In 1543, Nicolaus Copernicus changed the world by demonstrating that the Earth revolves around the sun. Until then, most people in Europe believed the opposite was true, and this shaped how they viewed and perceived the Universe. Copernicus's discovery didn't change the nature of the Universe itself in any way, he only changed how we viewed it—but this change has had a marked effect on science, religion, and philosophy, the perceptions of mankind, ever since.
I recently listened to Tom Corley, author of Rich Habits: The Daily Success Habits of Wealthy Individuals, on Bulletproof Radio Podcast discuss his book and some of the habits of these highly successful people. One of them struck a chord with me: an overwhelmingly high percentage of the wealthy people he researched woke up hours before they went to work. The more I researched the habits of people I admire, the more I realized how common this is. Not only is waking up early common, the activities they perform also have an uncanny overlap.
We each have a tremendous amount of power availble to us to control how we respond to and interact in our environment, and it comes from controlling space. "Between stimulus and response there is a space". By making that mental space larger, by a couple of seconds, or even a few days, and taking some time to absorb the situation, we give ourselves so much more room to choose how we want to react and even when we want to react.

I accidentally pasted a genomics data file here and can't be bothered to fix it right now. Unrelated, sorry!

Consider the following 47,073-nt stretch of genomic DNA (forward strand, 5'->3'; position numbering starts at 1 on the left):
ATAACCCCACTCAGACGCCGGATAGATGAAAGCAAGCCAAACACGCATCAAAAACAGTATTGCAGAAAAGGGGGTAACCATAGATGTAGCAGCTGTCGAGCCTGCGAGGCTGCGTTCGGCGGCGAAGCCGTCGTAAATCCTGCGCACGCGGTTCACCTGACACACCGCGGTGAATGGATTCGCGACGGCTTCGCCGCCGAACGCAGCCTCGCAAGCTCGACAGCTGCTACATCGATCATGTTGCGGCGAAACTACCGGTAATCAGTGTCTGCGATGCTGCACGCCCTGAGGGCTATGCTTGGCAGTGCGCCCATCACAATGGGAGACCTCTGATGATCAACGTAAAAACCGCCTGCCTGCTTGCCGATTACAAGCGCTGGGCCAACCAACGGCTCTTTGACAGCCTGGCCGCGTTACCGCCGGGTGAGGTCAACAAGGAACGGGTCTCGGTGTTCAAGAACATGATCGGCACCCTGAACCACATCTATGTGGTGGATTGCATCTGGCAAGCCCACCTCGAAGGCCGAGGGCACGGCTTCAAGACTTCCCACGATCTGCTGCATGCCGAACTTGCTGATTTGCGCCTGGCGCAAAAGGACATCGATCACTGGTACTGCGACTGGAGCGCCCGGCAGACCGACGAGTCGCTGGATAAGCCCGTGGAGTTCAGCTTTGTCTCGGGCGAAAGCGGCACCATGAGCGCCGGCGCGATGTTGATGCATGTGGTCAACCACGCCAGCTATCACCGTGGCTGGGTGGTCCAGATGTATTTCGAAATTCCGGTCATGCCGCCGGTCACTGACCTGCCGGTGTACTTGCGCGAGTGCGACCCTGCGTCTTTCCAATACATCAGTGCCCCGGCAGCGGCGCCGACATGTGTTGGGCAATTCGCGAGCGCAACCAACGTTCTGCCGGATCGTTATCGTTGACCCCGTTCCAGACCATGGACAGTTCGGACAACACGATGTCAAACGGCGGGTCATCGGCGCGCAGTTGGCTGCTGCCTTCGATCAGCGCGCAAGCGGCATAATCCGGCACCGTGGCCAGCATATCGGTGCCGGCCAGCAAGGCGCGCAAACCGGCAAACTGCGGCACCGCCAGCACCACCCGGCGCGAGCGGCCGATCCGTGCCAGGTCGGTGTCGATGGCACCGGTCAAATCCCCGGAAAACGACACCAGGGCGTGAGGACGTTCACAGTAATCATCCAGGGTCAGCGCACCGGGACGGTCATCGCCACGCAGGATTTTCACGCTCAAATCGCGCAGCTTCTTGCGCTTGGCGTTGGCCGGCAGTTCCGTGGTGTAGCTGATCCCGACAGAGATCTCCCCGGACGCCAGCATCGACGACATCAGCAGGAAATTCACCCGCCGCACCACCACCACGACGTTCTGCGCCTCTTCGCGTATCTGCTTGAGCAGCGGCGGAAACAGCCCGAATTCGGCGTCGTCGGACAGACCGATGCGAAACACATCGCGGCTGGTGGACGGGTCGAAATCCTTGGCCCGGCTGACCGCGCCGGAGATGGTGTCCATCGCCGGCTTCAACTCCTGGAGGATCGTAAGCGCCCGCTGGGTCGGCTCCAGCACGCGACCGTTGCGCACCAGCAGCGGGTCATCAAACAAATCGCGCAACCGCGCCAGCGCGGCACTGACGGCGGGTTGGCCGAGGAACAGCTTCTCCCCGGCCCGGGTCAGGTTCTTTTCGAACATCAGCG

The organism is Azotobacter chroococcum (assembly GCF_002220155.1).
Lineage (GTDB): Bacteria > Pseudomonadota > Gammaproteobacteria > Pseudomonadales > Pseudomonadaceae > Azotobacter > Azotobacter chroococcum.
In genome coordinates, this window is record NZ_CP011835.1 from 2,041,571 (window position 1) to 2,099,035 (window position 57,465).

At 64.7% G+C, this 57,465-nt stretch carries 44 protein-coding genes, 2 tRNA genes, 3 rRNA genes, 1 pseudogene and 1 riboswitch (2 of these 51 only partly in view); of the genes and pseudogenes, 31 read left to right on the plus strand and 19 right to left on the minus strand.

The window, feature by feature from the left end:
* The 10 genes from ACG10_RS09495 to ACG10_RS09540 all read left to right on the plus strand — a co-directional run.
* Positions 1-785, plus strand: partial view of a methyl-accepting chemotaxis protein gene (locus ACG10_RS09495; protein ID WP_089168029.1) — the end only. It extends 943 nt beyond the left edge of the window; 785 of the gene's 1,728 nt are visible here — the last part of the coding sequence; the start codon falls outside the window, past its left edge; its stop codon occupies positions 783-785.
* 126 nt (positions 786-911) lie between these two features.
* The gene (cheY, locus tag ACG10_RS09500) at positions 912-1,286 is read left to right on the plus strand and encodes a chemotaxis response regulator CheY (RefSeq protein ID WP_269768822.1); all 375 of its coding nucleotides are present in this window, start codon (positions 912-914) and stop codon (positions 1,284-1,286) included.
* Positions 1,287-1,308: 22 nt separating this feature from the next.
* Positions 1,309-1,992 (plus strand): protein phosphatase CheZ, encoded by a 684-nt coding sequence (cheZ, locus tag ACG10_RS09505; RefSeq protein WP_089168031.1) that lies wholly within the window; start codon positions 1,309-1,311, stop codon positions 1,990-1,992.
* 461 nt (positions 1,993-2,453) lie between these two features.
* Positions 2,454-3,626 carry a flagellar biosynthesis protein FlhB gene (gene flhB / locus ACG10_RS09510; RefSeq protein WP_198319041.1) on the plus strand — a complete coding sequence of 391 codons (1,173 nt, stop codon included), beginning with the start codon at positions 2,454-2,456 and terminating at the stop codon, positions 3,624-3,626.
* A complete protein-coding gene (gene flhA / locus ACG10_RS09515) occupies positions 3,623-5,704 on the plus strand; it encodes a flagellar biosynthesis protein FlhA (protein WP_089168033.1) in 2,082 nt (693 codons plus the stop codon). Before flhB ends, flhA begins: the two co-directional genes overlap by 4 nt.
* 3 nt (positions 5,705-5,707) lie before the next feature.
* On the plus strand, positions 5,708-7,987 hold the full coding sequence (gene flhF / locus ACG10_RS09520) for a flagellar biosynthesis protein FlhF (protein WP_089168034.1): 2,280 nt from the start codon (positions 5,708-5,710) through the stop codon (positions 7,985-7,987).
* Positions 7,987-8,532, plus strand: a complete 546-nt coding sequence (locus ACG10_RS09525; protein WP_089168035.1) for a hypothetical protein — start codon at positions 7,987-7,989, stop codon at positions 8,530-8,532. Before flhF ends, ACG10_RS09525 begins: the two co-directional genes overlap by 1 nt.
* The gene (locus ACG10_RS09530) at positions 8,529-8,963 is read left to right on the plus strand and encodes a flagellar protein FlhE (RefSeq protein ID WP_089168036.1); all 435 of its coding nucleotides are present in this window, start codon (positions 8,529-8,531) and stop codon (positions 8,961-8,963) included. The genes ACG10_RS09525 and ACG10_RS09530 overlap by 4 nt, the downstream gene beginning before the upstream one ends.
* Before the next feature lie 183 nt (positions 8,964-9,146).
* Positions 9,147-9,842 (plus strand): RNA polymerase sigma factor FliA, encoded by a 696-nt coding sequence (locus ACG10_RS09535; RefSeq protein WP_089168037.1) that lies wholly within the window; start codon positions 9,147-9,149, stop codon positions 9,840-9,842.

Here are a few reasons to create more space between stimuli and your responses:
Viktor Frankl witnessed and suffered nearly every indignation you can imagine. As well as being subjected to slave labour and torture himself, he had to watch his family, friends and fellow men be either directly executed, or worked to death by Nazi concentration camp guards. After being freed from the camp at the end of the war, Frankl returned to Vienna where he wrote a book offering a unique insight into the life of a concentration camp inmate from the objective perspective of a psychiatrist.
It's the start of a New Year and people all over the world are taking the opportunity to re-invent themselves, or make the improvements in thier lives that they've been contemplating for a while. On the surface, New Year's resolutions seem like a great idea, but for most people, they only lead to a sense of defeat and disappointment when after a few weeks they've fallen short. Luckily, psychology can offer some insight into why these people fail and there are some practical solutions to avoid these common pitfalls.